Biogenerics Years Away from Market Pipeline

January 1, 2008
Mari Edlin

Mari Edlin is a frequent contributor to Managed Healthcare Executive. She is based in Sonoma, California.

Biogenerics will not be taking the U.S. marketplace by storm any time soon. Approval of biogenerics is creating a rift between innovators and generic manufacturers and is putting data exclusivity and interchangeability to the test

Key Points

"It is frustrating for the generic manufacturers," says Steve Miller, MD, chief medical officer and vice president of specialty pharmacy for Express Scripts. "Once the innovator drug has lost patent, there are no pathways for the generic to hit the marketplace."

Mesfin Tegenu, president of PerformRx, a PBM headquartered in Philadelphia, predicts a two-year struggle to move the FDA generic-approval process forward for off-patent biologics, but more likely three to five years will be needed.

"Follow-on versions of FDA-approved biological products will be significantly more complicated to produce than the generic drugs approved under the process established by Hatch-Waxman," says Sheldon Bradshaw, co-chair of Hunton & Williams LLP's food and drug practice and former chief counsel of the FDA. "Depending on the particular framework established by Congress, the FDA will likely be required to issue detailed guidance documents before actually approving any [biogenerics]."

Approval of biogenerics is creating a rift between innovators and generic manufacturers and is putting data exclusivity and interchangeability to the test.

DRUG INTERCHANGEABILITY

Interchangeability requires evidence that the generic product will produce the same clinical result as the brand product in any given patient and that it presents no additional risk in safety or efficacy if a patient switches between products. If a biogeneric is granted interchangeability status, it may be substituted for the brand product without requiring permission from a physician. The complexity of biologics makes it impossible to analyze them in a laboratory to the degree possible with chemical drugs.

Both Bradshaw and Tegenu agree that it is highly unlikely that biogenerics will be approved as equivalent to the original product without lengthy clinical trials.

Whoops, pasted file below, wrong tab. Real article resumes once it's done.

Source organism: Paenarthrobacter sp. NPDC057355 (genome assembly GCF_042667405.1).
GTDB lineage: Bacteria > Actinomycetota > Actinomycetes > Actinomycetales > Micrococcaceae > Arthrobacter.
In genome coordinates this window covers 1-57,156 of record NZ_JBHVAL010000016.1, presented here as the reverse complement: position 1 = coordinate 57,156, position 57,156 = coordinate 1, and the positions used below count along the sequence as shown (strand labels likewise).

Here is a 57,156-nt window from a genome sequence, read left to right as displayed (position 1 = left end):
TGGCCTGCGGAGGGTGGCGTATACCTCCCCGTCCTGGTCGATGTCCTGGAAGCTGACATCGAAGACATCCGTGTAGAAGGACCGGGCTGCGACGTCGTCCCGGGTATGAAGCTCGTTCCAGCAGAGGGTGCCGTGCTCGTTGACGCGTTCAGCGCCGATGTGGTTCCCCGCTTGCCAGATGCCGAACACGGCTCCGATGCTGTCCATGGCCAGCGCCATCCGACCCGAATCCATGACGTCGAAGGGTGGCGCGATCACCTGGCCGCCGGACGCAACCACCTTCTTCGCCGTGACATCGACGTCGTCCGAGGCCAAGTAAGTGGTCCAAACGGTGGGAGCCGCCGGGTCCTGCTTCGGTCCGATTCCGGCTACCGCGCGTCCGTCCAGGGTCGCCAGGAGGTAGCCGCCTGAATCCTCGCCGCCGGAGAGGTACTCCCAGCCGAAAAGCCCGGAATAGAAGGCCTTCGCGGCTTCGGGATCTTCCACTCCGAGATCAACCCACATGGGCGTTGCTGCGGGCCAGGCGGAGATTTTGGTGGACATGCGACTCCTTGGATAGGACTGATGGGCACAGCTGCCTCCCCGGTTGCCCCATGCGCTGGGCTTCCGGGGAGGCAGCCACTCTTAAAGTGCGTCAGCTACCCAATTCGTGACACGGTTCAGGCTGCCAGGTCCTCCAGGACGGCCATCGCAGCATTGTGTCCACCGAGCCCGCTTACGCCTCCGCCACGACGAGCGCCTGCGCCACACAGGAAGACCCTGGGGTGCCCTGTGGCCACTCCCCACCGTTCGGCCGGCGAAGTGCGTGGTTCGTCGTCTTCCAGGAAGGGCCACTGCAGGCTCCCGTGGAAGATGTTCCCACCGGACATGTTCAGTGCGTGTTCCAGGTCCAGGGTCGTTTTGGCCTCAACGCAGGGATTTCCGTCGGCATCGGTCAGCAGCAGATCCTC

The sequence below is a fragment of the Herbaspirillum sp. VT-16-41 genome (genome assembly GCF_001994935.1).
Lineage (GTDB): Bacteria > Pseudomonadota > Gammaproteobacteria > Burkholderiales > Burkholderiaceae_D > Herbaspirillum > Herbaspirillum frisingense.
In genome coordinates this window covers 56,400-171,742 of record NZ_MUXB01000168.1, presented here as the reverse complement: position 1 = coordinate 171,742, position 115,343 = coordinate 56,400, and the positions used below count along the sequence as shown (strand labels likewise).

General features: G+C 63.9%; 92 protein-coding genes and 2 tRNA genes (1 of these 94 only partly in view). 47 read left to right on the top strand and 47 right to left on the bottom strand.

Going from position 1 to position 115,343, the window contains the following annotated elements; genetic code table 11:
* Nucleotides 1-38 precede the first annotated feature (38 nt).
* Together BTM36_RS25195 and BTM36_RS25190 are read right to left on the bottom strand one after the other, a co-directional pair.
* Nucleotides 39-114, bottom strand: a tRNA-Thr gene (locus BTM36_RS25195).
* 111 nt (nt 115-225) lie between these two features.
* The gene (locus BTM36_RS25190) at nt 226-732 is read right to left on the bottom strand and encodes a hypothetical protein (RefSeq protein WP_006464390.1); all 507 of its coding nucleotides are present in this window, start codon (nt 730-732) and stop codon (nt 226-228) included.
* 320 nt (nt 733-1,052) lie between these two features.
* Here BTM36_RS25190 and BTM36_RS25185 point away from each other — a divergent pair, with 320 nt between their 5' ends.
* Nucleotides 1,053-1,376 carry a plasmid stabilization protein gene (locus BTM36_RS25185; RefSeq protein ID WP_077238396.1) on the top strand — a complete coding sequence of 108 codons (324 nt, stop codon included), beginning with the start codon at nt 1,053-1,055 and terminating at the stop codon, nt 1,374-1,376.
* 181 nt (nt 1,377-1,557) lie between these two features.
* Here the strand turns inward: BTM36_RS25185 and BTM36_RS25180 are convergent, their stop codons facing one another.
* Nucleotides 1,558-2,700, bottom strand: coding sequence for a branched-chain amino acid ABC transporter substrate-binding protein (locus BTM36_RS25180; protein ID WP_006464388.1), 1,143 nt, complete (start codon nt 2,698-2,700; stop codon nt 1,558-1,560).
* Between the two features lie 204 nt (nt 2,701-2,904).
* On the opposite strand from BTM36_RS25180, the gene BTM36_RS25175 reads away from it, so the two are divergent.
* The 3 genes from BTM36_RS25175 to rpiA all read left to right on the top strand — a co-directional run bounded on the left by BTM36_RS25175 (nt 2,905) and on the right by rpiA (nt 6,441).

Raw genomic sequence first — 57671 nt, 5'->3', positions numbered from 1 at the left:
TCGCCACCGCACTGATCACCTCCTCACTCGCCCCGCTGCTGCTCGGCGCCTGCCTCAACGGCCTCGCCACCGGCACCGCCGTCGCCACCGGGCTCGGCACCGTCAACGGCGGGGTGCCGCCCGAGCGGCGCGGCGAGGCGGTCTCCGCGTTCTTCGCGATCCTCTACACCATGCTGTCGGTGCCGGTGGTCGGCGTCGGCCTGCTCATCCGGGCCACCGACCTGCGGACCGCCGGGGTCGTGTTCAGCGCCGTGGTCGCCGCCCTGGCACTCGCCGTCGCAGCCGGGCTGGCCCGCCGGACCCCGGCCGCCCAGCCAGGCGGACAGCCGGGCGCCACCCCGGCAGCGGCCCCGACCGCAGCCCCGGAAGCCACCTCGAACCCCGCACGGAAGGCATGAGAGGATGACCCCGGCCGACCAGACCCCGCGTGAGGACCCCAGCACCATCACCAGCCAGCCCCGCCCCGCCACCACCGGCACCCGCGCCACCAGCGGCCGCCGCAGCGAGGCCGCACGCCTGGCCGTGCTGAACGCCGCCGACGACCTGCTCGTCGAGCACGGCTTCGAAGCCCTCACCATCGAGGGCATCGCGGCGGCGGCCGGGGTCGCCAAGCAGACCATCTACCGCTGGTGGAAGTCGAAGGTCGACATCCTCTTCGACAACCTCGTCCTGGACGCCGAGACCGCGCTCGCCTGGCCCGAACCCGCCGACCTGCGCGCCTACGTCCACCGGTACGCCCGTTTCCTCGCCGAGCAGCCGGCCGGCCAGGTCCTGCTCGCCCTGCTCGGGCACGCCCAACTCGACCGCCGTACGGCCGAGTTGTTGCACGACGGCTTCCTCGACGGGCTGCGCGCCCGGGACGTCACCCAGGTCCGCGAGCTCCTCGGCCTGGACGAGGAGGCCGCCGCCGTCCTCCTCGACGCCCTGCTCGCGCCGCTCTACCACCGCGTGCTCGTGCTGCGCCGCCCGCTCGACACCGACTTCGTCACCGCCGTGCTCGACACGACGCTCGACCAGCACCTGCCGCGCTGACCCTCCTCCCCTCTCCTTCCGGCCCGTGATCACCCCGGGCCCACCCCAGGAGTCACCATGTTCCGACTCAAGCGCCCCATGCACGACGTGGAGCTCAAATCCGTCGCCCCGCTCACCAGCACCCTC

In fact, David Williams, co-founder of consulting firm MedPharma, questions whether the drugs will be substitutable at the pharmacy.

LEGISLATION HINDERS PATHWAY

A bill introduced by Reps. Henry Waxman (D-Calif.) and Frank Pallone (D-N.J.), and Sens. Charles Schumer (D-N.Y.) and Hillary Clinton (D-N.Y.) is strongly in favor of biogenerics. It establishes a rigorous, case-by-case scientific process for approving these products at the discretion of HHS. This legislation grants the first applicant for approval of an interchangeable biogeneric with a period of exclusive marketing.

Another bill introduced by Rep. Jay Inslee (D-Wash.) is highly supportive of the drug innovator and calls for a 14-year exclusivity period and for clinical trial requirements for non-identical products.

On the heels of these two bills is a compromise measure sponsored by Sens. Edward Kennedy (D-Mass.) and Clinton, which was cleared by the Senate; however, it ultimately failed to be attached to the Prescription Drug User Fee Act (PDUFA) reauthorization bill that was approved in September.

The measure provides incentives for the development of new biological products and interchangeable biogeneric products: 12 years of data exclusivity for the brand company, and one year of exclusivity for the first interchangeable biological product. Without a grandfather clause, however, some biologics approved in the 1990s could face competition almost immediately.

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